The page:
Yucca schidigera

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Yucca schidigera
Mojave yucca
Yucca schidigera blooming.jpg
Flowering plant, Palm Canyon, California
Scientific classification edit
Kingdom: Plantae
Clade: Tracheophytes
Clade: Angiosperms
Clade: Monocots
Order: Asparagales
Family: Asparagaceae
Subfamily: Agavoideae
Genus: Yucca
Y. schidigera
Binomial name
Yucca schidigera
  • Yucca californica Nutt. ex Baker
  • Yucca mohavensis Sarg.
  • Sarcoyucca mohavensis (Sarg.) Linding.

Yucca schidigera, also known as the Mojave yucca or Spanish dagger, is a flowering plant that is native to the Mojave Desert, Chihuahuan Desert and Sonoran Desert of southeastern California, Baja California, New Mexico, southern Nevada and Arizona.

This yucca typically grows on rocky desert slopes and creosote desert flats between 300–1,200 metres (980–3,940 ft) altitude, rarely up to 2,500 metres (8,200 ft). They thrive in full sun and in soil with excellent drainage. It also needs no summer water. It is related to the Banana yucca (Yucca baccata), which occurs in the same general area; hybrids between the two are sometimes found.


Yucca schidigera 17.jpg

Yucca schidigera is a small evergreen tree growing to 5 metres (16 ft) tall, with a dense crown of spirally arranged bayonet-like leaves on top of a conspicuous basal trunk. The bark is gray-brown, being covered with brown dead leaves near the top, becoming irregularly rough and scaly-to-ridged closer to the ground. The leaves are 30–150 cm long and 4–11 cm broad at the base, concavo-convex, thick, very rigid, and yellow-green to blue-green in color.

The flowers are white, sometimes having a purple tinge, bell-shaped, 3–5 cm long (rarely to 7.5 cm), produced in a compact, bulbous cluster 60–120 cm tall at the top of the stem. The fruit is an elongate berry, up to 11.5 cm long.[3][4]


Moths gather pollen from the flowers and deposit it on the stigma of a flower, the ovary of which they lay their eggs in; the larvae eat of the fruit capsule as it grows, but leave behind some seeds to develop into fruit.[5]

The fibers of the Yucca schidigera leaves were used by Native Americans to make rope, cloth,[5] and sandals. The flowers and fruit were eaten either raw or roasted,[5] and the black seeds were ground into a flour. The roots were used to make soap.[5] Some reports claim that Native Americans washed their hair with yucca to fight dandruff and hair loss. Among the other maladies this yucca has been used to treat are headaches, bleeding, gonorrhea, arthritis and rheumatism.

Currently extracts from this plant are in animal feed and various herbal medications. The rigid flower stalk of the yucca, after maturation, is used as a substitute for eucalyptus stems or logs to make didgeridoos. It is also used as a natural deodorizer, and is used in pet deodorizers. Steroid saponins are produced commercially from Yucca schidigera that can be used as naturally-derived food grade surfactant.[6] Yucca Schidigera is an ingredient that is found in a quarter of dog food sold. It is mainly included in their food to reduce the waste-odor of most pets.[7]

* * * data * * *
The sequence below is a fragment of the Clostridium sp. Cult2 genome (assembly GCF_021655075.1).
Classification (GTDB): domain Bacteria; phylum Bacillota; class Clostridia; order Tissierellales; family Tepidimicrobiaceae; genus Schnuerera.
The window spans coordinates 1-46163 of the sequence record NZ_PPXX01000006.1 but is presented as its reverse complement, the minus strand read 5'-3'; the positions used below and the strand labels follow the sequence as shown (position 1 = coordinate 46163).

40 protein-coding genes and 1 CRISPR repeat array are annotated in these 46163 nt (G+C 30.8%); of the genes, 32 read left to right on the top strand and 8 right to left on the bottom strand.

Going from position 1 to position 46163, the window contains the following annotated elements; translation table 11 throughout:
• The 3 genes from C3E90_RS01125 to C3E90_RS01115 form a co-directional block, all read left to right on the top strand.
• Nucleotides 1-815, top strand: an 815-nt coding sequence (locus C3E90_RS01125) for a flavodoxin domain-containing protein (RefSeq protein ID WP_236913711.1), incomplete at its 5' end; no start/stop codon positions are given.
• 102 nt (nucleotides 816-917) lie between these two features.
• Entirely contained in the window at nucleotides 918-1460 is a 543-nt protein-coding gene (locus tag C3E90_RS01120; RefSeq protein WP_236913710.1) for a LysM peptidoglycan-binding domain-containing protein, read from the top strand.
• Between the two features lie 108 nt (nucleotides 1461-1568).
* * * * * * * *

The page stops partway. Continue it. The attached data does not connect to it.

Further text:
Researches have also found that the ingestion of Yucca schidigera have decreased the blood cholesterol of human and chickens, increased vitamin and mineral absorption in animals, and increased cattle reproduction.[8]

Fire ecology[edit]

Post fire, the Mojave Yucca produces sprouts eagerly and the regeneration of the seedlings are witnessed. The fire regime is defined predominantly by heavy crop vegetation that take part in carrying the fire in the ecosystem. Over time, the invasive species that have been introduced to the ecosystem, such as grasses, have turned more fire tolerant, increasing the fire frequency and altering the fire regime that existed in the past.

Early accounts categorize the fire regime of the Mojave Desert as arid grassland and shrubland communities. For the occurrence of fire, the ecosystem was dependent on winter precipitation, where Yucca schidigera was tolerant, rarely harmed. However, the introduction of nonnative grasses led to a higher return fire interval, where the survival rate of Yucca schidigera after the occurrence of fire is low.

Yucca schidigera is mostly damaged and killed by fire. There is little evidence of surviving tissue post fire.


  1. ^ Arteaga, M.; Solano, E.; Ayala-Hernández, M.M.; Puente, R.; Clary, K., Hodgson, W.; Salywon, A. (2020). "Yucca schidigera". IUCN Red List of Threatened Species. 2020. Retrieved 7 June 2021.CS1 maint: multiple names: authors list (link)
  2. ^ "World Checklist of Selected Plant Families: Royal Botanic Gardens, Kew". wcsp.science.kew.org.
  3. ^ "Yucca schidigera in Flora of North America @ efloras.org". www.efloras.org.
  4. ^ "Gartenflora". F. Enke. May 29, 1871.
  5. ^ a b c d Little, Elbert L. (1994) [1980]. The Audubon Society Field Guide to North American Trees: Western Region (Chanticleer Press ed.). Knopf. pp. 332–33. ISBN 0394507614.
  6. ^ Ralla, Theo; Salminen, Hanna; Tuosto, Jessica; Weiss, Jochen (2018). "Formation and stability of emulsions stabilised by Yucca saponin extract". International Journal of Food Science & Technology. 53 (6): 1381–1388. doi:10.1111/ijfs.13715. S2CID 103939044.
  7. ^ "What's Yucca Schidigera and Why Is It in My Pet's Food?". Redbarn Pet Products. 2016-02-09. Retrieved 2020-11-10.
  8. ^ "Yucca schidigera". www.fs.fed.us. Retrieved 2020-11-10.

External links[edit]